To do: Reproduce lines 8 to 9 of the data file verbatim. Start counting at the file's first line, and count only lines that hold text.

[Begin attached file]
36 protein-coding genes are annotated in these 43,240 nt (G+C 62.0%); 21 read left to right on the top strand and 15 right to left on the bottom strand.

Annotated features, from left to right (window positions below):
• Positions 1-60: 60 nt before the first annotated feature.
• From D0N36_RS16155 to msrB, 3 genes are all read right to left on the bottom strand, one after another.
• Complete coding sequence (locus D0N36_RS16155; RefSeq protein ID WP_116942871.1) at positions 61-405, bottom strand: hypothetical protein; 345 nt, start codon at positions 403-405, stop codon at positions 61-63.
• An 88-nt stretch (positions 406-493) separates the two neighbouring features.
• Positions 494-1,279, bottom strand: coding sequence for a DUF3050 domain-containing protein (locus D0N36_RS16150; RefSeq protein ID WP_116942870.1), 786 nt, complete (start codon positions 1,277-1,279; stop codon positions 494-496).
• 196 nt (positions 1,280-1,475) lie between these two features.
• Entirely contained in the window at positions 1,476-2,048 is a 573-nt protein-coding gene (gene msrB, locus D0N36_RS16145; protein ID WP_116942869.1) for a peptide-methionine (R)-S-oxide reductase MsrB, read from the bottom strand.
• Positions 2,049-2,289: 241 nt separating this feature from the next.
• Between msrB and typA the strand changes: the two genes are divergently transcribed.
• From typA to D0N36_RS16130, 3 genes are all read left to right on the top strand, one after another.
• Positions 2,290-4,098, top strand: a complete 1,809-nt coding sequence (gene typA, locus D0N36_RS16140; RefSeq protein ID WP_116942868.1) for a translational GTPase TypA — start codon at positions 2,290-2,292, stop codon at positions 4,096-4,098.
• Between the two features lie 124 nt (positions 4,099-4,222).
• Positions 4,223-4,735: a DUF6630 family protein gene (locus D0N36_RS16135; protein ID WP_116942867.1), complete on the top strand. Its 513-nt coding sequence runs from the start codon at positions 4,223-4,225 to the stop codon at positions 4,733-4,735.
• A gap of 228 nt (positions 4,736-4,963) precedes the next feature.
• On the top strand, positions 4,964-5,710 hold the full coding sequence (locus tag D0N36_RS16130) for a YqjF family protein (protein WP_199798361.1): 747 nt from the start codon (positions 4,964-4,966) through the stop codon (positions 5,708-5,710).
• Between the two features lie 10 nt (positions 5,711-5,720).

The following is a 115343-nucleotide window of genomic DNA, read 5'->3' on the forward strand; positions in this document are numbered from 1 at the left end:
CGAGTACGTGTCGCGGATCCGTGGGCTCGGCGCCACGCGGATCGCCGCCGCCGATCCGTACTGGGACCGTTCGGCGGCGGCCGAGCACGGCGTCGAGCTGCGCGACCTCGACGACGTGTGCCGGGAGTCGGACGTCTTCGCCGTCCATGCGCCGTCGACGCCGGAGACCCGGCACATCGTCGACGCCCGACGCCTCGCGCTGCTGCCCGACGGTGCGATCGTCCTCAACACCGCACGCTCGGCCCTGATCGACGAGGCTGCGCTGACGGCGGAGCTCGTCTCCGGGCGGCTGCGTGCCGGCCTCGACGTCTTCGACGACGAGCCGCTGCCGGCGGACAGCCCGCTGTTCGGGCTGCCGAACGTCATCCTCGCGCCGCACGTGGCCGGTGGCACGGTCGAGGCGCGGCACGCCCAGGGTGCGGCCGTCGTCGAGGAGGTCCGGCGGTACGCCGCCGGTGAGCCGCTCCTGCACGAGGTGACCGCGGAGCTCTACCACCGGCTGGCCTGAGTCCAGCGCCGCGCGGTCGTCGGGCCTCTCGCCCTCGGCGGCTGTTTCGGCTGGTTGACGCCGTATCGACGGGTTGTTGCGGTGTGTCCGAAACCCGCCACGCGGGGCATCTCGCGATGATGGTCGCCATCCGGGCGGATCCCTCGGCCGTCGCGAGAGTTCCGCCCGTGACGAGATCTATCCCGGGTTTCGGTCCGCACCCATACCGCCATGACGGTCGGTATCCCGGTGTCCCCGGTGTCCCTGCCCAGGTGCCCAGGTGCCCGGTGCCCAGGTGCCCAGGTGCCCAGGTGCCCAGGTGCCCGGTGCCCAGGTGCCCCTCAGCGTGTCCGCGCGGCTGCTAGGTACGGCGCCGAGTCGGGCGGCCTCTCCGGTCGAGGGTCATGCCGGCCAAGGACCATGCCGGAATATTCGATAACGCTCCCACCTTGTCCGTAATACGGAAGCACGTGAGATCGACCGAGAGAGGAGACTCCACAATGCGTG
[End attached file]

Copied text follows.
• 196 nt (positions 1,280-1,475) lie between these two features.
• Entirely contained in the window at positions 1,476-2,048 is a 573-nt protein-coding gene (gene msrB, locus D0N36_RS16145; protein ID WP_116942869.1) for a peptide-methionine (R)-S-oxide reductase MsrB, read from the bottom strand.